In case you think this is just purely anecdotal, just do quick LinkedIn searches of different charter networks you are thinking about and you'll see a similar picture. This is often because these networks often promote their star teachers internally, something like: classroom teacher => Leadership fellow => Vice Principal => Principal. Meaning if you actually want to get involved in this sector, you want to go to a grad school where there is a high concentration of people who are also going to work in this field in the area you want to work in, increasing the opportunity for getting different type of roles in different type of educational organizations.

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7 hours ago, Nonprofitguy said:

In case you think this is just purely anecdotal, just do quick LinkedIn searches of different charter networks you are thinking about and you'll see a similar picture. This is often because these networks often promote their star teachers internally, something like: classroom teacher => Leadership fellow => Vice Principal => Principal. Meaning if you actually want to get involved in this sector, you want to go to a grad school where there is a high concentration of people who are also going to work in this field in the area you want to work in, increasing the opportunity for getting different type of roles in different type of educational organizations.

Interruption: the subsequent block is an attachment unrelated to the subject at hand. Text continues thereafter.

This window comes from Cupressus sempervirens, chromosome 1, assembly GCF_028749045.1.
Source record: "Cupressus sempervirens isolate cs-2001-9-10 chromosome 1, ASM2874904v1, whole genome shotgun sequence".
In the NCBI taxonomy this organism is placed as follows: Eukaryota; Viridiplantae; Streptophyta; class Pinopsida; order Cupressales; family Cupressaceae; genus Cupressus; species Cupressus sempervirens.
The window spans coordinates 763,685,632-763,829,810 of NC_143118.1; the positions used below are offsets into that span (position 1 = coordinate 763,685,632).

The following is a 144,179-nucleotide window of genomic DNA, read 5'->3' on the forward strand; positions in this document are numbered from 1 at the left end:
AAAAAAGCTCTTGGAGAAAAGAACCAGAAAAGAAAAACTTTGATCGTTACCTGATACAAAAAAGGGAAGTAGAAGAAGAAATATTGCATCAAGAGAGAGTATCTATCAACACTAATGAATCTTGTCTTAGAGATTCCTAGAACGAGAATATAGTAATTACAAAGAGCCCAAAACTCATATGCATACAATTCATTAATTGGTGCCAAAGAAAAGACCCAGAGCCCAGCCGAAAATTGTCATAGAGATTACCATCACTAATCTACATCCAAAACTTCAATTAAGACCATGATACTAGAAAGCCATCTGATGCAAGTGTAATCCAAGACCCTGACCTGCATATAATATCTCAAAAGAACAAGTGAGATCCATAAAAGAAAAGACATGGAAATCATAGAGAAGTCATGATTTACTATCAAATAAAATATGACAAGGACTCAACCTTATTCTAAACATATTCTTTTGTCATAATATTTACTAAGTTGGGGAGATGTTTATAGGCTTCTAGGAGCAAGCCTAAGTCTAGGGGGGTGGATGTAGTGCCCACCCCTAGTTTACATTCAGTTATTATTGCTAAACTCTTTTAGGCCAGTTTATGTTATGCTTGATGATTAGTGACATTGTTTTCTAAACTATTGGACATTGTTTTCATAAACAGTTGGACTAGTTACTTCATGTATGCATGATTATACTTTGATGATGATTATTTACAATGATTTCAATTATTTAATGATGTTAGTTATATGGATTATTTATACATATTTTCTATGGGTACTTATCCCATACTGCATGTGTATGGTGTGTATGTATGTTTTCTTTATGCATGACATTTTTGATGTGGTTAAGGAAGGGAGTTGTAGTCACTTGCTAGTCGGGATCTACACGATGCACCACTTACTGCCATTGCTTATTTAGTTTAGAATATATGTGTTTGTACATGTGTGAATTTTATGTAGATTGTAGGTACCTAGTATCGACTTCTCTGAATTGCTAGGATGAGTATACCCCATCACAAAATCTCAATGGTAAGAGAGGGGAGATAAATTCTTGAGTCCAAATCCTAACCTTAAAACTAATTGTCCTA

Seconding @Nonprofitguy, but taking it broader: networking is important no matter where you want to go, not just if you want to get into some of the big charter school education networks. Go back onto LinkedIn, and see where the alumni of all the schools that you're interested in are currently clustered (cities or industries or even individual firms you're interested in). That LinkedIn search will help you visualize the network you're going to rely on when you graduate (or even while you're a student, for internships and such), so it's a good idea to understand what that looks like right now.